In refining, however, the independents are at a disadvantage. Their sometimes-limited capital base, older refineries, and overall lower refining margins are barriers to creating the world-class refineries that reward shareholders handsomely.

Similarly, in retail, the independents are tightly squeezed between two groups: the majors that have similar store configurations but enjoy greater value from high brand-recognition, and the value-adding retailers that are cost leaders and often also provide consumers with a greater feeling of satisfaction.

*The value-adding retailer is a company that only markets gasoline and convenience store (c-store) products.

There are three types of value-adding retailers. First, discounters such as Racetrac Petroleum Inc. are able to offer a significantly discounted fuel price by buying distressed spot fuel, accepting only cash, and selecting nonpremium locations.

Distressed gasoline is gasoline that is discounted because the seller must sell it immediately.

The second category, full-service c-store providers, such as QuikTrip Corp., provide a premium experience to the c-store customer.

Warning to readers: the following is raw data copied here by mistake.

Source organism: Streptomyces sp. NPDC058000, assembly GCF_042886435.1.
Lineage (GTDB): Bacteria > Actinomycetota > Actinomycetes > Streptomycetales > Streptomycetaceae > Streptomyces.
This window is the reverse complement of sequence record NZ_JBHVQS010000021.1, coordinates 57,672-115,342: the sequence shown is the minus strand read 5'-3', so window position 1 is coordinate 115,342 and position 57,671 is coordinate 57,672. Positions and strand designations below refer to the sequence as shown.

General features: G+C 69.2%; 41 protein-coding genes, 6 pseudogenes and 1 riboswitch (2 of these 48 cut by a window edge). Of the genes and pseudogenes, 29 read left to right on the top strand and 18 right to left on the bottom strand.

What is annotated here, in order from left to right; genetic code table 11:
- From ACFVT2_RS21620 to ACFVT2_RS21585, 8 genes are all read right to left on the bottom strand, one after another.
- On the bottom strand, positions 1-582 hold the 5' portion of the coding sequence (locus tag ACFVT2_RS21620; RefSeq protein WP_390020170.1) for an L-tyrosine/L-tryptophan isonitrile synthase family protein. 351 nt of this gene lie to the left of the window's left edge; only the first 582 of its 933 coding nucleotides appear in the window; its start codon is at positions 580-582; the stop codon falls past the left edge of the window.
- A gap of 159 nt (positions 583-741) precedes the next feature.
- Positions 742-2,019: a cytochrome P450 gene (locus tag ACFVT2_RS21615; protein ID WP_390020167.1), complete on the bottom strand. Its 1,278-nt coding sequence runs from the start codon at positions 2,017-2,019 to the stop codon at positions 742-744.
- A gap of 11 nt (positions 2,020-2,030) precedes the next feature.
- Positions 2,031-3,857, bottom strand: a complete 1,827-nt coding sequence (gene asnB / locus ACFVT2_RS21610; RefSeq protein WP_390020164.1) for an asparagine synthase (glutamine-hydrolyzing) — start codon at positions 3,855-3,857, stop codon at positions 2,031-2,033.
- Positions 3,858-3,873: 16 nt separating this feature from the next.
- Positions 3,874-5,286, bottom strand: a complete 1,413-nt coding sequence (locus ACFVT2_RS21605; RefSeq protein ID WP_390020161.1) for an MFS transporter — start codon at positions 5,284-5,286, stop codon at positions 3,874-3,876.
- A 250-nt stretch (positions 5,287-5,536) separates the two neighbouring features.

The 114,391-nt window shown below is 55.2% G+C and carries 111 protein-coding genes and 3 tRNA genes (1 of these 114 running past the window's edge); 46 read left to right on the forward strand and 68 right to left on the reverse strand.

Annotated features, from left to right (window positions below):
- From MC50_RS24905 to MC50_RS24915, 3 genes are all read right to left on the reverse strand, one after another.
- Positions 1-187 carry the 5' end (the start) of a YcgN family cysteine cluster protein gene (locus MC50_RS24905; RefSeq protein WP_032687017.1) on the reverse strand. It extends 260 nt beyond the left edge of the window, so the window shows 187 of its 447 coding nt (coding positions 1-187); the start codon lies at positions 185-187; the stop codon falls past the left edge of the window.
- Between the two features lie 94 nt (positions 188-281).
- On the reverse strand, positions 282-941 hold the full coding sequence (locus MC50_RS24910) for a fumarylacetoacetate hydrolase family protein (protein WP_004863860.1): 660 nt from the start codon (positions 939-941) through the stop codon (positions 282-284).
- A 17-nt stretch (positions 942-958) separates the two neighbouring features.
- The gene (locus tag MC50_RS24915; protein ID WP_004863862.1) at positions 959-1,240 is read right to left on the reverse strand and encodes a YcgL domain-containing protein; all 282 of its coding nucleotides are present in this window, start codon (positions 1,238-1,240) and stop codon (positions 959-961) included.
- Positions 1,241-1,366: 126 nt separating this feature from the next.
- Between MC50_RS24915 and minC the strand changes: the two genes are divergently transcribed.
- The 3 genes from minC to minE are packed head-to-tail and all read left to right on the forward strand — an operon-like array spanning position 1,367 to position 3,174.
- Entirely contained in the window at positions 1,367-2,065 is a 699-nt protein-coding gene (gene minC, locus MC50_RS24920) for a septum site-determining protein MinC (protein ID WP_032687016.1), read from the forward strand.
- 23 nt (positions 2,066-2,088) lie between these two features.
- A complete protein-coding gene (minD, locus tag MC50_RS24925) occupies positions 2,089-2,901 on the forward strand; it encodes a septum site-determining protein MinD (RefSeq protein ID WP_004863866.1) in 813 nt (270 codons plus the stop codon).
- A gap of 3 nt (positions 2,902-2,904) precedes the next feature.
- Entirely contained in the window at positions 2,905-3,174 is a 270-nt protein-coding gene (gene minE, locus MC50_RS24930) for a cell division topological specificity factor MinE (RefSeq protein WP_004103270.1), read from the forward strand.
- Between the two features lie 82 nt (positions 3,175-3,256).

Finally, existing retailers, such as Wal-Mart Stores Inc. and Albertsons Inc., are adding discounted fuel to their existing products as an incentive or loss-leader to attract additional customers.

While it is important to understand the basic value proposition of a downstream company at a high level, true competitive advantage is established within each value-chain area.

The following sections examine the value-chain segments of refining and wholesale marketing.


Identifying the factors that most influence profitability for a refiner will help refiners find profit in a grim environment. Although the 1998 crack spread was somewhat low, it likely represents the average crack spread in the future.

PricewaterhouseCoopers found that a majority of the 16 US refining companies that it studied destroyed value in the area in 1998. In fact, 12 of the 16 refiners earned less than their cost of capital in 1998.

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The study group found that the majors can command an advantage in US refining. They tend to have more complex, more expensive refineries, which are able to command a margin of almost $1 over their independent competitors. This margin translates into a higher return on fixed assets by several percentage points (Fig. 2).